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IMF slashes world growth forecast again

The International Monetary Fund (IMF) has downgraded its world economic growth forecast yet again and warned of a backlash against cross-border economic integration in richer countries.

In its latest World Economic Outlook, the organization said Tuesday that it now saw the global economy growing by only 3.2 percent this year — 0.2 percentage points down on its January forecast, 0.4 percentage points lower than its estimate from October 2015 and 0.6 percent points down on its forecast from July.

It also cut its global growth estimate for 2017 to 3.5 percent, down from the 3.6 percent forecast in January.


Managing Director of the International Monetary Fund (IMF) Christine Lagarde.
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Managing Director of the International Monetary Fund (IMF) Christine Lagarde.

"Global growth continues, but at an increasingly disappointing pace that leaves the world economy more exposed to negative risks. Growth has been too slow for too long," IMF Chief Economist Maurice Obstfeld told a media conference on Tuesday, according to prepared remarks.

The IMF downgraded the outlook for all major advanced economies, including the U.S., Canada, the euro area, the U.K. and Japan.

The U.S. is now seen expanding by 2.4 percent this year, rather than the 2.6 percent forecast in January. The IMF said U.S. domestic demand would be supported by strengthening balance sheets, the decline in fiscal drag and an improving housing market. This was expected to offset the downward push from a strong dollar and weaker manufacturing on net exports.

'Humanitarian crisis'

Obstfeld said both the U.S. and Europe faced a backlash at home against international economic integration — as seen in the rise of euroskeptic parties in the European Union (EU) and the isolationist policies of some U.S. presidential candidates . This trend threatened to halt or reverse 70 years of increasingly open trade, he warned.

The EU's open borders between member countries were also under threat, Obstfeld added, due to both economic pressures and the influx of refugees from the Middle East.

"Continuing violent instability in a number of countries, notably Syria, continues to crater their economies, driving millions of refugees to surrounding countries as well as to Europe. This is a humanitarian disaster," the economist said at the conference.

"It has challenged the European Union's capacity to preserve open internal borders and as the incidence of terrorism has increased, the strains have only grown. Coupled with other, economic, pressures, the result in Europe has been a rising tide of inward-looking nationalism."

He said one manifestation of this was the possibility the U.K. might vote to leave the EU in the referendum the country is holding in June 23. This would damage a wide range of trade and investment relations, Obstfeld said.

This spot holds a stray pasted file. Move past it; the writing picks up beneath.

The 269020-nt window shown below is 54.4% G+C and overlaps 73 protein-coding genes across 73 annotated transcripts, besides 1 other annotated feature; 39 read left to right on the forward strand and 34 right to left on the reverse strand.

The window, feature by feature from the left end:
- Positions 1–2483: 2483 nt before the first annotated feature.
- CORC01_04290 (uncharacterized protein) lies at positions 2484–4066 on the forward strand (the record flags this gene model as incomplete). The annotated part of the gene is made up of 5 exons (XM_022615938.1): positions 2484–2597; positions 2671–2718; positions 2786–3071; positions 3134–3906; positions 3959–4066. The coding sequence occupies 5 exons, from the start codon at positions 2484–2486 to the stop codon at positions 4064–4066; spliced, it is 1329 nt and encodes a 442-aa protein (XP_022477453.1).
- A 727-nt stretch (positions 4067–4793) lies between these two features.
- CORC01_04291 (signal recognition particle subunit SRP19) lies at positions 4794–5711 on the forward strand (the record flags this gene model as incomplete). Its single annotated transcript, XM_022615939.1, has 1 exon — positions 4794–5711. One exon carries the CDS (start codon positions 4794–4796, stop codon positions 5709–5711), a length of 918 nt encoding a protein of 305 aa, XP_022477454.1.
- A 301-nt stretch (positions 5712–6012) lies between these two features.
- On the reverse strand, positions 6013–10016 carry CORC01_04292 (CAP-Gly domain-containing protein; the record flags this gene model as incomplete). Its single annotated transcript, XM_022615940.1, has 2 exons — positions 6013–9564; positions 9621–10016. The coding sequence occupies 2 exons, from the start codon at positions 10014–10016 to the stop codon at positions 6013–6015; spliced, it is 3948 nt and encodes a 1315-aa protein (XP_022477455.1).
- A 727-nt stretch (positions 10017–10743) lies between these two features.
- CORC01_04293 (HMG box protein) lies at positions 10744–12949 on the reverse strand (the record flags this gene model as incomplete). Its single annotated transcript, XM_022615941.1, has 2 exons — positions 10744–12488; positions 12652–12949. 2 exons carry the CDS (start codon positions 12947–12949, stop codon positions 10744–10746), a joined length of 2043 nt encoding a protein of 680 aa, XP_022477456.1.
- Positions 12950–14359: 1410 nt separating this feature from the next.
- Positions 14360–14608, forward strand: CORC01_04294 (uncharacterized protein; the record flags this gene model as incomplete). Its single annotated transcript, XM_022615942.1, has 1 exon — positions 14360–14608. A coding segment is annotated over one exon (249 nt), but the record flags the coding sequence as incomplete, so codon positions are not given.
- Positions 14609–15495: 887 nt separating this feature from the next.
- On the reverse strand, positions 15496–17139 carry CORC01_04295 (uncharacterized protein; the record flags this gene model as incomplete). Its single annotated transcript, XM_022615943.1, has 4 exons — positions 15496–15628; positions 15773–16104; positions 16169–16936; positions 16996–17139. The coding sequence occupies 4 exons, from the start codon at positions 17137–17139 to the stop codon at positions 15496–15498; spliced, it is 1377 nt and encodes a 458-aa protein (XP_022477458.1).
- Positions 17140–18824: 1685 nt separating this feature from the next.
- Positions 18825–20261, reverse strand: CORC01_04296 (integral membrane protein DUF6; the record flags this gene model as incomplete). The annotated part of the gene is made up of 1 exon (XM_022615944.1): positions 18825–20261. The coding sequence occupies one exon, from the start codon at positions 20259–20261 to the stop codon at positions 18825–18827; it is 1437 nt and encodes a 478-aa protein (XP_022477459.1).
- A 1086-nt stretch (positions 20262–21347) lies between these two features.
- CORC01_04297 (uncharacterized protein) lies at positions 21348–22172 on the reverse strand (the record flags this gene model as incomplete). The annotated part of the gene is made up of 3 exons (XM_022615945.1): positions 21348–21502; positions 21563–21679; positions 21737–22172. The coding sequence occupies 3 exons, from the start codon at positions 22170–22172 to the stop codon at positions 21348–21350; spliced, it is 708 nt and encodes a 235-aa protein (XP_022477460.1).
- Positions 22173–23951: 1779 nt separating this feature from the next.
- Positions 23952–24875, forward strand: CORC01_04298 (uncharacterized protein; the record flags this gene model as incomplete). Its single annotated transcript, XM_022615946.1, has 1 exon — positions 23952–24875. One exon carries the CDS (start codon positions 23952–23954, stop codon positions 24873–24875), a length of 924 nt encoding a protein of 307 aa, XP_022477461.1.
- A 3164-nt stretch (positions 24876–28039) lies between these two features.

The U.K. Chancellor of the Exchequer, who is in favor of the U.K. remaining part of the EU responded to the IMF report on Tuesday.

"Well today we have a stark warning from the IMF. For the first time they're saying that the threat of Britain leaving EU is having an impact on our economy and they cut our growth forecast as a result," George Osborne said in an emailed statement.

"They say were we actually to leave the EU there would be a short-term impact on stability and a long-term cost to the economy."

The IMF cut the 2016 growth outlook for both the euro area and the U.K. on Tuesday by 0.2 percentage points.

The 19 economies that use the euro currency are now seen growing by an average of 1.5 percent this year, while the U.K. economy is seen expanding by 1.9 percent.

EM gloom

The Washington-D.C. based organization also turned more bearish on many emerging and low-income countries.

Some of the countries suffering the biggest growth downgrades were oil exporters.

Nigeria is now seen growing by 2.3 percent in 2016, 1.8 percentage points less than the 4.1 percent forecast by the IMF in January.

Russia's economy is now to shrink by 1.8 percent, rather than the 1.0 percent forecast at the start of the year.

Brazil, which is mired in a stiff recession, is seen shrinking by 3.8 percent, as it did in 2015.

"Several large emerging market economies face deep contractions due to internal political strife or geopolitical pressures and a number of low-income countries suffer El Nino-related drought or flooding. The costs could escalate," Obstfeld said.

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